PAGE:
Experimental Neurobiology 2019; 28(5): 568-577
Published online October 31, 2019
© The Korean Society for Brain and Neural Sciences
Sanggeon Park1,2,3,4, Jeong-Woo Sohn1,2, Jeiwon Cho1,2* and Yeowool Huh1,2*
1Department of Medical Science, College of Medicine, Catholic Kwandong University, Gangneung 25601, 2Translational Brain Research Center, Catholic Kwandong University International St. Mary’s Hospital, Incheon 22711, 3Department of Neuroscience, University of Science ' Technology, Daejeon 34113, 4Center for Neuroscience, Korea Institute of Science and Technology, Seoul 02792, Korea
Correspondence to: *To whom correspondence should be addressed.
Jeiwon Cho, TEL: 82-32-280-6515, FAX: 82-32-280-6510
Yeowool Huh, TEL: 82-32-280-6526, FAX: 82-32-280-6510
This is an Open Access article distributed under the terms of the Creative Commons Attribution Non-Commercial License(http://creativecommons.org/licenses/by-nc/4.0) which permits unrestricted non-commercial use, distribution, andreproduction in any medium, provided the original work is properly cited.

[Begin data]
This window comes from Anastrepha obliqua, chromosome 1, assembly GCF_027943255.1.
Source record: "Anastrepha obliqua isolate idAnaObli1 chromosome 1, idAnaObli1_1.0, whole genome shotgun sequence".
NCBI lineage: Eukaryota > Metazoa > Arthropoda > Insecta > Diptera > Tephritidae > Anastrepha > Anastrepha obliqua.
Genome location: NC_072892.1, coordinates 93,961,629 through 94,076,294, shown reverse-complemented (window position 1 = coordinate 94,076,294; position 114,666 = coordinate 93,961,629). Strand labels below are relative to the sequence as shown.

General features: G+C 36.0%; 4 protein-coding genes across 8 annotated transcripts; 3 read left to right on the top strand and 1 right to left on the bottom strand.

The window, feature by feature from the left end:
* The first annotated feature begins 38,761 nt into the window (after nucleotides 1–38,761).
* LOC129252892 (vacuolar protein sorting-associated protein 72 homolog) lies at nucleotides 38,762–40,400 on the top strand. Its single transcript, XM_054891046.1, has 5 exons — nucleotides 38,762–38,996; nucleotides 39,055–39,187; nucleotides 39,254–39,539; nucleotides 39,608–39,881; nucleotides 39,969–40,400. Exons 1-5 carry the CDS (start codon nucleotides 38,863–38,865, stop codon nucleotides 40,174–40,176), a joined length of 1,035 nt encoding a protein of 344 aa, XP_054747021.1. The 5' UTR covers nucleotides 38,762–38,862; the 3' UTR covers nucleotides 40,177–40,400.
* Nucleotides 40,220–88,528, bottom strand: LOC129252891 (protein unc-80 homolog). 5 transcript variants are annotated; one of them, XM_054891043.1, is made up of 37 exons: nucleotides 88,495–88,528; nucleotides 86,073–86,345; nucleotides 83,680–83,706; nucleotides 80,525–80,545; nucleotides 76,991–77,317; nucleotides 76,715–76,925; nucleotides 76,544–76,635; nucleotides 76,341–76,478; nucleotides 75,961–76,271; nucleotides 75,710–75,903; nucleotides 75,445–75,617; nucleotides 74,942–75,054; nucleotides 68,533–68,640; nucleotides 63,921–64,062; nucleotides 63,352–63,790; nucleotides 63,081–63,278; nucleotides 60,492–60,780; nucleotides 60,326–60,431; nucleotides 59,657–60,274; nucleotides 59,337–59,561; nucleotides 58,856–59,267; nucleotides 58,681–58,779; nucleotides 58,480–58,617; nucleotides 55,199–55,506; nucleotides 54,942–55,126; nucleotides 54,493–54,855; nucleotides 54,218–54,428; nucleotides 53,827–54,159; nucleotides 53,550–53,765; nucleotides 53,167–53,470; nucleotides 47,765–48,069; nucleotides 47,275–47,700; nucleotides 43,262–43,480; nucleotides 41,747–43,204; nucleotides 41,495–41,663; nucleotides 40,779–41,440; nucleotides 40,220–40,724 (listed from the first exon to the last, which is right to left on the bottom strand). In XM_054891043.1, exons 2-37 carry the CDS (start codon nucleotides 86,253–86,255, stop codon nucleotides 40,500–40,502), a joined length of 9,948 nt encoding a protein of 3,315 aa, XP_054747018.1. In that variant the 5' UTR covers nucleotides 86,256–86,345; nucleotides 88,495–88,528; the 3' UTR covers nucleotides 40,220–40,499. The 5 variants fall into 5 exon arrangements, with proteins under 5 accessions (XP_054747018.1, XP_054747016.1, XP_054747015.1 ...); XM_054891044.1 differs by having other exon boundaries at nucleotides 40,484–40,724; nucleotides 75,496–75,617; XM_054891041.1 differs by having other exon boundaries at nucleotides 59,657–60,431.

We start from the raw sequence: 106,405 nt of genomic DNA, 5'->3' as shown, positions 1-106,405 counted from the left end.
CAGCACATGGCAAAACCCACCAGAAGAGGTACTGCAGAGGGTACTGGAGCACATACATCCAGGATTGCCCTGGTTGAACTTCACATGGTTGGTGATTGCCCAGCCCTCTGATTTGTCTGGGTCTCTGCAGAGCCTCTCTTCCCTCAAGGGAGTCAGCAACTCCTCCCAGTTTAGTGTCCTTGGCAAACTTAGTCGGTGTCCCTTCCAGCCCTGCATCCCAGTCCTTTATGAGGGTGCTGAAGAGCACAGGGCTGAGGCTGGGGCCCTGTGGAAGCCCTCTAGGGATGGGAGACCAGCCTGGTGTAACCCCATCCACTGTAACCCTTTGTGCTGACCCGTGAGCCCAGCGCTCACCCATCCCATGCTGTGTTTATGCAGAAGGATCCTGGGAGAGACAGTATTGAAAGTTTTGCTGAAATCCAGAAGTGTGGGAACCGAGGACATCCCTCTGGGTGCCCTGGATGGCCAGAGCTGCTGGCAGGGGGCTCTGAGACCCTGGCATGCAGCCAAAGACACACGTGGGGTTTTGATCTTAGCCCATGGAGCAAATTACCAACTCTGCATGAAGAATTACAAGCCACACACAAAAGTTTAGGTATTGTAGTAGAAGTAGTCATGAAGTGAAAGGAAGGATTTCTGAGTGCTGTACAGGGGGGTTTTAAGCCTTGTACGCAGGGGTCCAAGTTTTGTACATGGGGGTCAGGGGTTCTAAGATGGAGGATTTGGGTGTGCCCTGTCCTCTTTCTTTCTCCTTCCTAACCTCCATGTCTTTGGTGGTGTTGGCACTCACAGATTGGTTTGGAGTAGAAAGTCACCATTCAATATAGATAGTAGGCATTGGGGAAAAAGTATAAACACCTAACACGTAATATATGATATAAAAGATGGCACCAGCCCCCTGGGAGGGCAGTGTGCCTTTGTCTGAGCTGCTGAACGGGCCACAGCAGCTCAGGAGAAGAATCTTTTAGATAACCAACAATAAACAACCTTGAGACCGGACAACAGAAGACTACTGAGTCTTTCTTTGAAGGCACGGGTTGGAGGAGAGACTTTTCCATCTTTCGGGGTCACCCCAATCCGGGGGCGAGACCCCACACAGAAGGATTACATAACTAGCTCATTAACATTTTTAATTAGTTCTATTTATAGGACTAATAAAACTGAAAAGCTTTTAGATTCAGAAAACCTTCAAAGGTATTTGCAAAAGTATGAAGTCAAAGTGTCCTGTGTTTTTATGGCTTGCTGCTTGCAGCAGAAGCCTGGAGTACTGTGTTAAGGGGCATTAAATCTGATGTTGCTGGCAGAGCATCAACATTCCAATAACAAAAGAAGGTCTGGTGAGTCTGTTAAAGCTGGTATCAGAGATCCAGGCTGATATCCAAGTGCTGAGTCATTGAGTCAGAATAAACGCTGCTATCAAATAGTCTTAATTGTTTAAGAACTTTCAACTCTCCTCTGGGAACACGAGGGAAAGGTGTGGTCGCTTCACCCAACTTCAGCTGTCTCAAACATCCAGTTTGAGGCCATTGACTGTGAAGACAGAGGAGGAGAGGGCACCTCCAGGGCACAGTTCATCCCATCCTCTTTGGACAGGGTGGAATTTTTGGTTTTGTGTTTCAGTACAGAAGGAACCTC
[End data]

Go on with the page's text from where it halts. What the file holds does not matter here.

The thalamus is a brain structure known to modulate sensory information before relaying to the cortex. The unique ability of a thalamocortical (TC) neuron to switch between the high frequency burst firing and single spike tonic firing has been implicated to have a key role in sensory modulation including pain. Of the two firing modes, burst firing, especially maintaining certain burst firing properties, was suggested to be critical in controlling nociceptive behaviors. Therefore, understanding the factors that influence burst firing properties would offer important insight into understanding sensory modulation. Using computational modeling, we investigated how the balance of excitatory and inhibitory inputs into a TC neuron influence TC bursting properties. We found that intensity of inhibitory inputs and the timing of excitatory input delivery control the dynamics of bursting properties. Then, to reflect a more realistic model, excitatory inputs delivered at different dendritic locations—proximal, intermediate, or distal—of a TC neuron were also investigated. Interestingly, excitatory input delivered into a distal dendrite, despite the furthest distance, had the strongest influence in shaping burst firing properties, suggesting that not all inputs equally contribute to modulating TC bursting properties. Overall, the results provide computational insights in understanding the detailed mechanism of the factors influencing temporal pattern of thalamic bursts.